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Gershmans donate $3 million for restoration of historic UND building

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Hal and Kathy Gershman pose near the front of the original president's home on the campus of UND. The Gershmans have donated $3 million to renovate the building for use as a center for graduate and international students. Photo by Korrie Wenzel/Grand Forks Herald2 / 4
Rendering courtesy of JLG Architects3 / 4
A 1919 postcard depicting the former president's residence at UND. Submitted image/UND4 / 4

Thanks to a $3 million gift from Hal and Kathy Gershman, the original president's home on UND’s campus will be renovated for use as a place for graduate and international students to gather.

“We get to save an old building that is really beautiful,” Kathy Gershman said. “But originally the idea was to find a place on campus that we could dedicate to graduate students to use for quiet study space and collaborating.”

Work is set to begin on the J. Lloyd Stone Alumni Center by late fall, according to a press release from the UND Alumni Association and Foundation, and is expected to be finished by May.

The building, formerly known as the Oxford House, was built in 1903 and was home to UND’s fourth president, Webster Merrifield.

The $3 million gift qualified for a state matching grant, which will make for a total of $4.5 million in available funds for the renovation and remodeling of the house.

Kathy Gershman retired in 2015 as professor and former chair of the UND Educational Foundations and Research Department. She had been a member of UND's faculty since 1984. Hal Gershman, a 1966 UND graduate and 2006 Sioux Award recipient, is a Grand Forks business owner and former president of the Grand Forks City Council.

Both have been active civic and philanthropic leaders in the community.

Hal Gershman said they started the discussion about finding a place for graduate students around 12 years ago. The couple has been looking at the J. Lloyd Stone building for more than a year.

“Just look at (the building), it’s beautiful,” he said. “To paraphrase an old song ‘everything old will be new again.’ Everything’s going to be redone here, so it’ll last many, many more years rather than continue to go into disrepair.”

The top two floors will be used for quiet space for graduate and international students to study in. The basement will also be renovated for more group work and include space for a small kitchen.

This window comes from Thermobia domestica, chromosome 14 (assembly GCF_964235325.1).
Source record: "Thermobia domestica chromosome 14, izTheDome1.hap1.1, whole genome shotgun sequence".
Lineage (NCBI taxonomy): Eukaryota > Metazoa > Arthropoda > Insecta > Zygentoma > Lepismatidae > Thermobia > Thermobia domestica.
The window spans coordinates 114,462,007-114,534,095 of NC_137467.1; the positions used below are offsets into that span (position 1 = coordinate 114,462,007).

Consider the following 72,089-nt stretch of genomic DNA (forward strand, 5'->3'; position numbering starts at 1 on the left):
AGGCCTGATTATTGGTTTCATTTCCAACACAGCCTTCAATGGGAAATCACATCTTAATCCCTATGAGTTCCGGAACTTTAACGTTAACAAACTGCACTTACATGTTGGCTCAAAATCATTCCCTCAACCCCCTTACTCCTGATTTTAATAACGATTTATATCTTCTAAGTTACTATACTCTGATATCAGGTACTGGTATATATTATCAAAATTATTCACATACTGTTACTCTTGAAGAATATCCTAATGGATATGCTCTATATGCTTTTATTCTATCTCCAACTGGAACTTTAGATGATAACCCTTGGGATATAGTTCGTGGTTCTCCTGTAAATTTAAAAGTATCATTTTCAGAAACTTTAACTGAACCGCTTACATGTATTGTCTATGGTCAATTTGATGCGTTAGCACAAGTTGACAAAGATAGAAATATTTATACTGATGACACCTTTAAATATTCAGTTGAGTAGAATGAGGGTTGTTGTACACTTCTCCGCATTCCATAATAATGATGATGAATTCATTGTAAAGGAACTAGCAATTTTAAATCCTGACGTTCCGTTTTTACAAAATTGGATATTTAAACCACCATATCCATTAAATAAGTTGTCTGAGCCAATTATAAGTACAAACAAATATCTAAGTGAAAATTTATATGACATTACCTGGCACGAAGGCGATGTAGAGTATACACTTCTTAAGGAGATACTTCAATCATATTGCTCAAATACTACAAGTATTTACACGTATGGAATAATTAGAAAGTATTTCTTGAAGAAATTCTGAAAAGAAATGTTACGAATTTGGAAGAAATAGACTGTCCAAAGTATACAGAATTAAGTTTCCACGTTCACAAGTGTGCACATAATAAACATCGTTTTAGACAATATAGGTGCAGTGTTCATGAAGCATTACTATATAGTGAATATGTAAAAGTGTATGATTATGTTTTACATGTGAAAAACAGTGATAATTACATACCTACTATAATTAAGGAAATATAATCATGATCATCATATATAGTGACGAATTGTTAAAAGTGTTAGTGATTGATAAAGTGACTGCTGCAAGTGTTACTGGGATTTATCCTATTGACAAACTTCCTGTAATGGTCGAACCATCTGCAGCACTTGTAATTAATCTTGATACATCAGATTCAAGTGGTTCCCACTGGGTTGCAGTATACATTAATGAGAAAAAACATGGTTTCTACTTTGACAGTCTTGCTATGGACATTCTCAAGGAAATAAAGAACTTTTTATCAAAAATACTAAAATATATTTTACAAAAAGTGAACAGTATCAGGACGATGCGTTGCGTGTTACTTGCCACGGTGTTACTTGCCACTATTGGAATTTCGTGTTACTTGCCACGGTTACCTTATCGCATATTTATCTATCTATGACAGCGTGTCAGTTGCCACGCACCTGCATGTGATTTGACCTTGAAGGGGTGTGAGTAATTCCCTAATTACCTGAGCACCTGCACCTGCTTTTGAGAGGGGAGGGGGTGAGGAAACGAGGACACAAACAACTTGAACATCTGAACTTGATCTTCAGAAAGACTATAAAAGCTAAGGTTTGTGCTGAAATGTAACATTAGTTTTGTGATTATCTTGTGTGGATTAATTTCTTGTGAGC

On the house’s main floor the Gershmans hope to restore its parlor, music room and dining room to their “original turn-of-the century grace.” The area would be used for small receptions, Kathy Gershman added.

New landscaping and green grass is also planned for around the building.

Kathy Gershman said the Memorial Union on campus is beautiful and well used by undergraduates, but sometimes graduate students just need a space to call their own.

“Graduate students need to work together, they do a lot of class projects together,” she said. “That’s where my heart was, that was where my professional life was.”

When graduate students get together, they argue, exchange ideas and learn how to think on their feet and defend themselves, Kathy Gershman said.

DeAnna Carlson Zink, CEO of the UND Alumni Association and Foundation said the Gershmans have always been great supports of UND.

“I think this is a very impactful gift that will have a far-reaching impact on our graduate and international students and will create many opportunities for engagement with fellow classmates, the community and of course with the university,” Carlson Zink said.

Carlson Zink worked in the Stone house for more than 20 years with her work at the foundation.

“I have a great affection for the Oxford House or the J. Lloyd Stone Alumni Center,” she said. “It’s a beautiful facility that has such great history for this university, and to have two individuals who want to preserve that history and at the same time create a new story as an engagement center is really inspiring.”

Sydney Mook

Sydney Mook has been covering higher education at the Grand Forks Herald since May 2018. She previously served as the multimedia editor and cops, courts and health reporter at the Dickinson Press from January 2016 to May 2018.  She graduated from the University of South Dakota with a bachelor's degree in journalism and political science in three and half years in December 2015. While at the USD, she worked for the campus newspaper, The Volante, as well as the television news show, Coyote News. She also interned at South Dakota Public Broadcasting and spent the summer before her senior year interning in Fort Knox for the ROTC Cadet Summer Training program. In her spare time, Sydney enjoys cheering on the New York Yankees and the Kentucky Wildcats, as well as playing golf. If you've got an idea for a video be sure to give her a call!

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